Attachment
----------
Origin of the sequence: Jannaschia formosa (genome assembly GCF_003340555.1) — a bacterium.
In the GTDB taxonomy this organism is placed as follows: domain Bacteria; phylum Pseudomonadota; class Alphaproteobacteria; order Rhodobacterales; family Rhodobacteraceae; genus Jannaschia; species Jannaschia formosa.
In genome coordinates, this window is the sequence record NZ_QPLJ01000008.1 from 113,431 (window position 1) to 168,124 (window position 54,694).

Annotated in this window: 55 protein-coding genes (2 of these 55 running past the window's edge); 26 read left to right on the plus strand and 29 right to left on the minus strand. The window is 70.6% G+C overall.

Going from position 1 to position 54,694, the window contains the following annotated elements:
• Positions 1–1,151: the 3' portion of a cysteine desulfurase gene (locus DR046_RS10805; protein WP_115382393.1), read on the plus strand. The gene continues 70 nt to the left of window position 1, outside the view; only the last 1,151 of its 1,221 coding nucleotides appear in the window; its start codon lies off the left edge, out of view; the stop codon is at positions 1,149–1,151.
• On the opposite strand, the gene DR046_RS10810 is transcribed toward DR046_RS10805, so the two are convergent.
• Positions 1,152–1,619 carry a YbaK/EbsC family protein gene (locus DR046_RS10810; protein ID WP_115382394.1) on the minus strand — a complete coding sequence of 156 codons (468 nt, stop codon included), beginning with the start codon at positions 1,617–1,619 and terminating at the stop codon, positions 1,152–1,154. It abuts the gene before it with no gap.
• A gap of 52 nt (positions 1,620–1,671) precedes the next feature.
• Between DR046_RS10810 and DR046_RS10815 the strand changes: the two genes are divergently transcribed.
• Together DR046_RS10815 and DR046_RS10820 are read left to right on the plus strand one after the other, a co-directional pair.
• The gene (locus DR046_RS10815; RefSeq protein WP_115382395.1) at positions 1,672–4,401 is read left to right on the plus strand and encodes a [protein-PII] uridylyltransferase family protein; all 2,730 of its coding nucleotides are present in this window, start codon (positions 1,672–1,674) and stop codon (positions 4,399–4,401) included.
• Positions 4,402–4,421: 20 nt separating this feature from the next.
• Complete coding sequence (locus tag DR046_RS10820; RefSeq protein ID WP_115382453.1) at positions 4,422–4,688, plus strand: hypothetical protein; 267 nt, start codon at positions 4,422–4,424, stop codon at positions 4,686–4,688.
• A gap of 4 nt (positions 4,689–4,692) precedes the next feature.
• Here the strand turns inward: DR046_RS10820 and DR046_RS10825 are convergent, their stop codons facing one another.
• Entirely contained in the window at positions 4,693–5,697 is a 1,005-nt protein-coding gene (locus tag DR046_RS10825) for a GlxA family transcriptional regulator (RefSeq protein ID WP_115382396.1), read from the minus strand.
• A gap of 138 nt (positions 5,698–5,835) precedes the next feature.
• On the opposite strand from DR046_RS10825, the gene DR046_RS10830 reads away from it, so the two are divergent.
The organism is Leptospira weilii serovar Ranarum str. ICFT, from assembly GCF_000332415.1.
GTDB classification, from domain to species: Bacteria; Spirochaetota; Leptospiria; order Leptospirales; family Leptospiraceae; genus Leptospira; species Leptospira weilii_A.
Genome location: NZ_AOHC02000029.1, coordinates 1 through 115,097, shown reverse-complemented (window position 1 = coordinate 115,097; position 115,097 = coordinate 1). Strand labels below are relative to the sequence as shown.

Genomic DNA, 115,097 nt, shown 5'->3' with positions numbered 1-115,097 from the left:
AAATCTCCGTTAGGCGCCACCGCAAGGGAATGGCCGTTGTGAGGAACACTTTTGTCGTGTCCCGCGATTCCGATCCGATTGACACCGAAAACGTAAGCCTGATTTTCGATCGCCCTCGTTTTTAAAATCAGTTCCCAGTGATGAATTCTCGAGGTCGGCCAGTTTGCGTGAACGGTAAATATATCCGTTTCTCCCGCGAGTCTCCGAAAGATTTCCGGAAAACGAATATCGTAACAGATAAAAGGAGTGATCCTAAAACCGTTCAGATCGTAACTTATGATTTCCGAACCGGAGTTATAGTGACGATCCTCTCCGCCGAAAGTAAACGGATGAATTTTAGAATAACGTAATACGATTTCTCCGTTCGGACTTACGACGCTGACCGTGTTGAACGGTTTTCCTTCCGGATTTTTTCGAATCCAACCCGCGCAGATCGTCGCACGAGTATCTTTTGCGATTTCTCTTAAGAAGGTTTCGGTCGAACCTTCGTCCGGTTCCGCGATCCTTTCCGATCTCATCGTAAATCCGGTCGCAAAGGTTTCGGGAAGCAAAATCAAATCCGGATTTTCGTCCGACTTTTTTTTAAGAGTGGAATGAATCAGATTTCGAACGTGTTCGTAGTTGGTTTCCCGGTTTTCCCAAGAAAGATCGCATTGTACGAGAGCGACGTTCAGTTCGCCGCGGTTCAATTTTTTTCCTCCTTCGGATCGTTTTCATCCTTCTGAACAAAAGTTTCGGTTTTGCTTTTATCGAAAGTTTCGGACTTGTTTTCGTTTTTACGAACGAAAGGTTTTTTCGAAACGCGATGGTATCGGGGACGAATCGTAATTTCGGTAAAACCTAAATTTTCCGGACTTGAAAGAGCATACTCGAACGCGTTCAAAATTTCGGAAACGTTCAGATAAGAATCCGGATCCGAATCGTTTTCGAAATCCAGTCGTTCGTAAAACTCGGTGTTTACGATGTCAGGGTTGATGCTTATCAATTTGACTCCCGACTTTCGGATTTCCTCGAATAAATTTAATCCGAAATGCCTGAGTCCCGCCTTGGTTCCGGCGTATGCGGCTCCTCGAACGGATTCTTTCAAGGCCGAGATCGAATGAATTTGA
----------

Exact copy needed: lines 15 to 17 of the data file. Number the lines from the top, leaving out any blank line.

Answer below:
• A gap of 4 nt (positions 4,689–4,692) precedes the next feature.
• Here the strand turns inward: DR046_RS10820 and DR046_RS10825 are convergent, their stop codons facing one another.
• Entirely contained in the window at positions 4,693–5,697 is a 1,005-nt protein-coding gene (locus tag DR046_RS10825) for a GlxA family transcriptional regulator (RefSeq protein ID WP_115382396.1), read from the minus strand.